Automated systems such as the Evolution Purge and Trap concentrator and Centurion Series of autosamplers can provide highly reproducible, reliable results while reducing carryover from sample to sample.
Before the advent of orange juice from concentrate, people would fresh squeeze oranges for their juice. Concentrate helped make orange juice easier to make and increased its popularity. Following concentrate, manufacturers used flash pasteurization and created ready to drink orange juice and again sales increased. Due to disease in the orange groves and the possibility of the crops getting destroyed by frost, the production of orange juice has gotten more expensive. The increase in production costs creates competition within the orange juice industry to create an orange juice that the public will enjoy and increase their consumption. This application will look at the flavor compound abundances of three different brands of orange juice using purge and trap concentration.
This application note will compare dynamic headspace and Solid Phase Micro Extraction (SPME) sampling techniques for the detection of the volatile components in plain yogurt. Yogurt has been around for years and the health benefits are well known. With the advent of Greek yogurt, there has been increased interest and consumption of yogurt. Yogurt is a very healthy food. It has the nutrients found in milk like calcium, magnesium, potassium and vitamins B-2 and B-12. Furthermore, yogurt has the benefit of containing bacteria that aids in digestion. With all of these benefits, many food companies have increased interest in selling yogurt products. Thus, analysis of yogurt becomes essential for creating a product that will sell.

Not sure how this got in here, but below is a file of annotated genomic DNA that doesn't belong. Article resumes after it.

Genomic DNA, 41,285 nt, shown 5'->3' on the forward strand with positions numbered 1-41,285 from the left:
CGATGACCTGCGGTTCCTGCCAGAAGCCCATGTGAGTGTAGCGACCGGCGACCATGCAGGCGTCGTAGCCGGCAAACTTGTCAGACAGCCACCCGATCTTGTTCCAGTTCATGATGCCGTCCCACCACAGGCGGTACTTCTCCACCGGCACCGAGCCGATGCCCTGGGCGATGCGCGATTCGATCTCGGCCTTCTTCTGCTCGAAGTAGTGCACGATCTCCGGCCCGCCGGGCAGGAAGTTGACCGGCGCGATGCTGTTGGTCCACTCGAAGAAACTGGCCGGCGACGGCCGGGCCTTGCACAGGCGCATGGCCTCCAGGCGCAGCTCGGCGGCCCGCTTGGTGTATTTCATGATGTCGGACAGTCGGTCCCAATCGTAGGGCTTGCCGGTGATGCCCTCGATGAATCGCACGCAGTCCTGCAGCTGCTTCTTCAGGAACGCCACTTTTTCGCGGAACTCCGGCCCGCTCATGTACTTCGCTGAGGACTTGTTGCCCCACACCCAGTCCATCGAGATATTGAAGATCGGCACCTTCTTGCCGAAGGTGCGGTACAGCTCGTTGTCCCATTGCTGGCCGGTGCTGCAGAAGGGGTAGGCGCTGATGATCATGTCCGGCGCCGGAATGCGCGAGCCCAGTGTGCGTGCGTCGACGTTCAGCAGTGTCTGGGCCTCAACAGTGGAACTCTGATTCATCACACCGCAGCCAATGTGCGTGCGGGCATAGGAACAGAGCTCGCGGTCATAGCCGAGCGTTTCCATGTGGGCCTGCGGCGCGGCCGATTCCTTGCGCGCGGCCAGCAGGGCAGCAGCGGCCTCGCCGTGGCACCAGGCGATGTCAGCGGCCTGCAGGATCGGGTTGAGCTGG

Solid Phase Micro Extraction (SPME) is the most prevalent sampling technique when examining the flavor composition of tea. However, SPME is not a comprehensive sampling technique, thus some of the compounds may not sample as well as others. Purge and Trap, on the other hand, is an exhaustive sampling technique and is commonly used for the detection of volatile components in water. This application note will examine how effective Purge and Trap is for the detection of flavor compounds in tea.
Strong or weak, light or dark, black or with cream; everyone who drinks coffee has a preference. Today, there are not only the choices of what you would like in your coffee, but also how you would like it brewed. This study will analyze four different instant coffee blends for some of their respective flavors using a purge and trap concentrator.
E-cigarettes are composed of a heating element and a small compartment for the vape solution. The vape liquid is heated and inhaled. E-liquid is composed of water, glycerin and propylene glycol. The liquid is then flavored with a large assortment of flavors and can be procured with or without Nicotine. This application note will examine the flavor components in the vape solution and how nicotine can affect the how the vape liquid tastes.